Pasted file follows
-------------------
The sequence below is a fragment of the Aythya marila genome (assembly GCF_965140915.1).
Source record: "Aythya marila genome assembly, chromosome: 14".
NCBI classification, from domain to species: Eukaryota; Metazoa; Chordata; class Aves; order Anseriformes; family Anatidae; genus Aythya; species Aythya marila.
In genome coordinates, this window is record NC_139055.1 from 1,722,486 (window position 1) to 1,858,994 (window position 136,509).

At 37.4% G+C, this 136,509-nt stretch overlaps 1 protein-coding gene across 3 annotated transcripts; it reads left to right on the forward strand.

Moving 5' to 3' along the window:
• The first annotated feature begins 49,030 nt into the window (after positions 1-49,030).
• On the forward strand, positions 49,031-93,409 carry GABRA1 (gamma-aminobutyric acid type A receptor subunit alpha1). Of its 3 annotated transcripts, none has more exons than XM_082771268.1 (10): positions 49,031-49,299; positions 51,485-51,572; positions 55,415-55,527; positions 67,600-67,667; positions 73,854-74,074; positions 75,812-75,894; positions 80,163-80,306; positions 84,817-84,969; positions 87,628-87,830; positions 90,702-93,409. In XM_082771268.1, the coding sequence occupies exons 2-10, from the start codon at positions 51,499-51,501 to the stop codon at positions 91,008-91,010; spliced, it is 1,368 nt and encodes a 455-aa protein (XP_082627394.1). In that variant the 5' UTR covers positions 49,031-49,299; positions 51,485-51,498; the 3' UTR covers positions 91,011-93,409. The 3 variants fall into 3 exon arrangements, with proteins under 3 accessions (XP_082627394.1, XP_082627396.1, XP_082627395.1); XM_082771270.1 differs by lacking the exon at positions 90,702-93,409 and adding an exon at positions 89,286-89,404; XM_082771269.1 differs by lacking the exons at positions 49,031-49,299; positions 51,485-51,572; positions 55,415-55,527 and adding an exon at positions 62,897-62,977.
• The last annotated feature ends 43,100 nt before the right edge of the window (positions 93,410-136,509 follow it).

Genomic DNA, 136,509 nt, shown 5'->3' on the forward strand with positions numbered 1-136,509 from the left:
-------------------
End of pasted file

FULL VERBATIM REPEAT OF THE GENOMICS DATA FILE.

The sequence below is a fragment of the Aythya marila genome (assembly GCF_965140915.1).
Source record: "Aythya marila genome assembly, chromosome: 14".
NCBI classification, from domain to species: Eukaryota; Metazoa; Chordata; class Aves; order Anseriformes; family Anatidae; genus Aythya; species Aythya marila.
In genome coordinates, this window is record NC_139055.1 from 1,722,486 (window position 1) to 1,858,994 (window position 136,509).

At 37.4% G+C, this 136,509-nt stretch overlaps 1 protein-coding gene across 3 annotated transcripts; it reads left to right on the forward strand.

Moving 5' to 3' along the window:
• The first annotated feature begins 49,030 nt into the window (after positions 1-49,030).
• On the forward strand, positions 49,031-93,409 carry GABRA1 (gamma-aminobutyric acid type A receptor subunit alpha1). Of its 3 annotated transcripts, none has more exons than XM_082771268.1 (10): positions 49,031-49,299; positions 51,485-51,572; positions 55,415-55,527; positions 67,600-67,667; positions 73,854-74,074; positions 75,812-75,894; positions 80,163-80,306; positions 84,817-84,969; positions 87,628-87,830; positions 90,702-93,409. In XM_082771268.1, the coding sequence occupies exons 2-10, from the start codon at positions 51,499-51,501 to the stop codon at positions 91,008-91,010; spliced, it is 1,368 nt and encodes a 455-aa protein (XP_082627394.1). In that variant the 5' UTR covers positions 49,031-49,299; positions 51,485-51,498; the 3' UTR covers positions 91,011-93,409. The 3 variants fall into 3 exon arrangements, with proteins under 3 accessions (XP_082627394.1, XP_082627396.1, XP_082627395.1); XM_082771270.1 differs by lacking the exon at positions 90,702-93,409 and adding an exon at positions 89,286-89,404; XM_082771269.1 differs by lacking the exons at positions 49,031-49,299; positions 51,485-51,572; positions 55,415-55,527 and adding an exon at positions 62,897-62,977.
• The last annotated feature ends 43,100 nt before the right edge of the window (positions 93,410-136,509 follow it).

Genomic DNA, 136,509 nt, shown 5'->3' on the forward strand with positions numbered 1-136,509 from the left: